Finding the right web designer for your business website can be a hard task. You may have a cousin who builds websites on the side, or a friends brother in college that’s OK with a computer and could probably knock up a website in his spare time, in exchange for a case of beer. Or you may even try and figure out how to programme a website and setup WordPress yourself in the little time that you have between running your business and spending time with your family.
We web designers hear these comments all of the time, often projects are rejected for the same reasons which can be slightly annoying, as you know damn well they will be back with a poorly designed website that will need a complete re-design, which will probably end up costing them twice as much money in the long run. While there is nothing wrong with learning new things or helping your cousin out with their hobbies, please I ask you this, consider hiring a professional web designer, as in someone that can do web design in their sleep, this is their job, their lively hood and their passion. Someone that has been creating and designing websites for years and has a good solid portfolio.
So how do you find the right professional web designer? Do you walk straight into a coffee shop and look for plaid shirts and Apple laptops? While this may work it is probably better to start looking at websites you enjoy visiting, and that appear to have a good community and an engaged following. At the bottom of many websites you will normally find a link to the designers website, if you cannot find this then you can try contacting the owner of the site and asking them who they used to design the site and ask them how happy they were with the designer.
Start making a short list of designers that you like the work of and want to work with (from looking at the sites you like and asking the owner who built them). Check out their portfolios, can you get behind the tone, aesthetics and presentation of their own websites and other websites that they have done? Does the style of the designer match your business personality and vision? Are the project sizes (features, functions, what the site does, etc) similar scope to yours? Does the designer specialise to cater only for your industry?
Once you have your short list, start to contact these web designer and actually talk to them. You want to make sure you understand how they communicate, since they will be responsible for visually communicating your business. Do they talk in technical jargon do you understand them? Are they clear about what they can provide? What is their purpose? Ask for references and actually contact them and ask each reference what it was like to work with the web designer. Did they deliver on time? Did they deliver to budget? Did they deliver results? And ask the reference whether they would honestly recommend them.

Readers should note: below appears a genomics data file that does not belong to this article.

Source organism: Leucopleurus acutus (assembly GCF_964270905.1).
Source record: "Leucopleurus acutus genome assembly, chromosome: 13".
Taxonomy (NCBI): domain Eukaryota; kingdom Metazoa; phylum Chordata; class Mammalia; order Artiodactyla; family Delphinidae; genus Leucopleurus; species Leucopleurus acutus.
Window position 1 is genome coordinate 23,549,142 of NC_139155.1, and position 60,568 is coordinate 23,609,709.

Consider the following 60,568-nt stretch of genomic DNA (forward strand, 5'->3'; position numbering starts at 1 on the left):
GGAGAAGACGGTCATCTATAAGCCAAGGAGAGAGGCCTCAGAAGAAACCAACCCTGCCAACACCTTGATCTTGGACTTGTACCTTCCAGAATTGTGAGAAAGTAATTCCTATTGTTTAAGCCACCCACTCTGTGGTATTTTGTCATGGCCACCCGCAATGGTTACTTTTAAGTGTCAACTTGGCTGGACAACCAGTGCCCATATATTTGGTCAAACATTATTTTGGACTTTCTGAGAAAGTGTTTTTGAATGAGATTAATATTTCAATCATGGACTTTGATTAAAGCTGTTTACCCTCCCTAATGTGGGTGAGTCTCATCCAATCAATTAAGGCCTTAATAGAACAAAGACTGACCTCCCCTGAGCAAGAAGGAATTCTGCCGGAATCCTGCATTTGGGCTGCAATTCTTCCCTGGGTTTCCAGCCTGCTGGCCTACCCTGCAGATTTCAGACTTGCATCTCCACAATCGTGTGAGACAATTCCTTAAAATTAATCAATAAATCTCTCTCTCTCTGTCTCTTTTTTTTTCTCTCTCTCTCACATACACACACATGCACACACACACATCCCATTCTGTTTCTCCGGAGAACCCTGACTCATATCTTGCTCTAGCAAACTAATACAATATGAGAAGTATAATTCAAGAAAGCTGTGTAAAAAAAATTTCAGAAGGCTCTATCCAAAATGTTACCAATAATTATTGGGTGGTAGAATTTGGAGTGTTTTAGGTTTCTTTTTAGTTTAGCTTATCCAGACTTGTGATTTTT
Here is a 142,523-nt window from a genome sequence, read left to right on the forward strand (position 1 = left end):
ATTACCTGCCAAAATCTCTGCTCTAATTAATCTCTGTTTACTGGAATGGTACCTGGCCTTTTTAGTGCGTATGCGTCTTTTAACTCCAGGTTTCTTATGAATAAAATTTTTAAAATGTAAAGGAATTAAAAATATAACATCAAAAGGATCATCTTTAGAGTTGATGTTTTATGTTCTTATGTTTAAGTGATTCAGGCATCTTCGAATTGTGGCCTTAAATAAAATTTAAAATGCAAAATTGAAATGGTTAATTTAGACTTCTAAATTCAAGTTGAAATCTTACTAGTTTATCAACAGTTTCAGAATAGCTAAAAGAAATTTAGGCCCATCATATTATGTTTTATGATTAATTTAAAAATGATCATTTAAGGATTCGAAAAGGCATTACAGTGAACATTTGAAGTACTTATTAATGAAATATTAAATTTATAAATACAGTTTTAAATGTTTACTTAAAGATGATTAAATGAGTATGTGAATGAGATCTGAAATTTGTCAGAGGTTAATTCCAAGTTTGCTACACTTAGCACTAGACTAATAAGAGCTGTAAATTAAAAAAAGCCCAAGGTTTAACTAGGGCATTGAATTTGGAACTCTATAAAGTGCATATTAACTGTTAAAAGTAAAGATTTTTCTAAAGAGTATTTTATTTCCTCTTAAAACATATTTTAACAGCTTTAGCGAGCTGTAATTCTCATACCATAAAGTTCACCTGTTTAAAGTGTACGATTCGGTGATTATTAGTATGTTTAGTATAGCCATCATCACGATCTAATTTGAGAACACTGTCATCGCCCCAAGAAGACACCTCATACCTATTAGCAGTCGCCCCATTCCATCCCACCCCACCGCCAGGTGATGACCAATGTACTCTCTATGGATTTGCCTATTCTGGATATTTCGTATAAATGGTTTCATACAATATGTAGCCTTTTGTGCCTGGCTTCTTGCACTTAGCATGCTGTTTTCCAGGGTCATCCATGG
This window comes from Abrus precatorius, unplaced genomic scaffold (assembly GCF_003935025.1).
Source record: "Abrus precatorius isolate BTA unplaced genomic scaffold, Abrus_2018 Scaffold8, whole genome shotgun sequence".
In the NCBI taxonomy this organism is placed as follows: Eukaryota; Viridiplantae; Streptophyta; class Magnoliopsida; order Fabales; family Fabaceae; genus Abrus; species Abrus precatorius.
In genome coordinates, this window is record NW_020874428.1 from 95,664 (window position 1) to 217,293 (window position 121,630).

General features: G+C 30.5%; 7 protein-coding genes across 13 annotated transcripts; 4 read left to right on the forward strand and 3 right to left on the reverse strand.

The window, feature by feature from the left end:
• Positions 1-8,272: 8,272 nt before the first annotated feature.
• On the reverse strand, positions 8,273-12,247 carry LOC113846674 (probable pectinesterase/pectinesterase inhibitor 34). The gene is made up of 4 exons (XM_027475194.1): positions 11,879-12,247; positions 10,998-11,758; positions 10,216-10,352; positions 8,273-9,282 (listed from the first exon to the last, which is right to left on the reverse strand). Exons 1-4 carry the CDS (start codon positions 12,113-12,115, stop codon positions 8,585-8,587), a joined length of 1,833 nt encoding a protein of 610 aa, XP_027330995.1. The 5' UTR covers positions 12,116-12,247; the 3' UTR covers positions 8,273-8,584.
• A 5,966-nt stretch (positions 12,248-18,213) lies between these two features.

Just so you know there is no industry standard for pricing a website, there can be many factors involved and every professional web designer is different. They can cost next to nothing to well into side figures. Since you already have a good idea of your budget, find out what the designers average project typically costs, so that you can see if your budget fits into that range. If the two numbers are way off, its best to find our early to avoid wasting anyone’s time.
If you find a web designer who is responsible for popular websites, they will be fully booked for a little while. Most good we designers will have full schedules, which are booked months in advance. So find out when they could start a project with you and how long projects typically take. There is so much you can do before a project starts, so take this time to do your homework.
If you are struggling to hire the web designer that you want, then be prepared to adjust time and money and maybe wait a little longer so that you can save up a little more so that you can get the right web designer. Take this time to focus on your business idea and online business.
10 Questions to ask to help you find the right web designer.
- Can I have a list of 5 references that I can contact
- How long have you been in business?
- Who does the work? Is it subcontracted or outsourced? How many people are involved within the project and how long have you worked with them?
- What is your process?
- What is the typical budget range for your projects?
- What is the typical timeframe for your projects?
- Do you have a portfolio of 10-15 websites that you have built and what you were responsible for on each of them?
- What is your process for updates and requests after the site is launched? Do you offer support?
- When are you available to start my project?
- What would you need from me to start the project?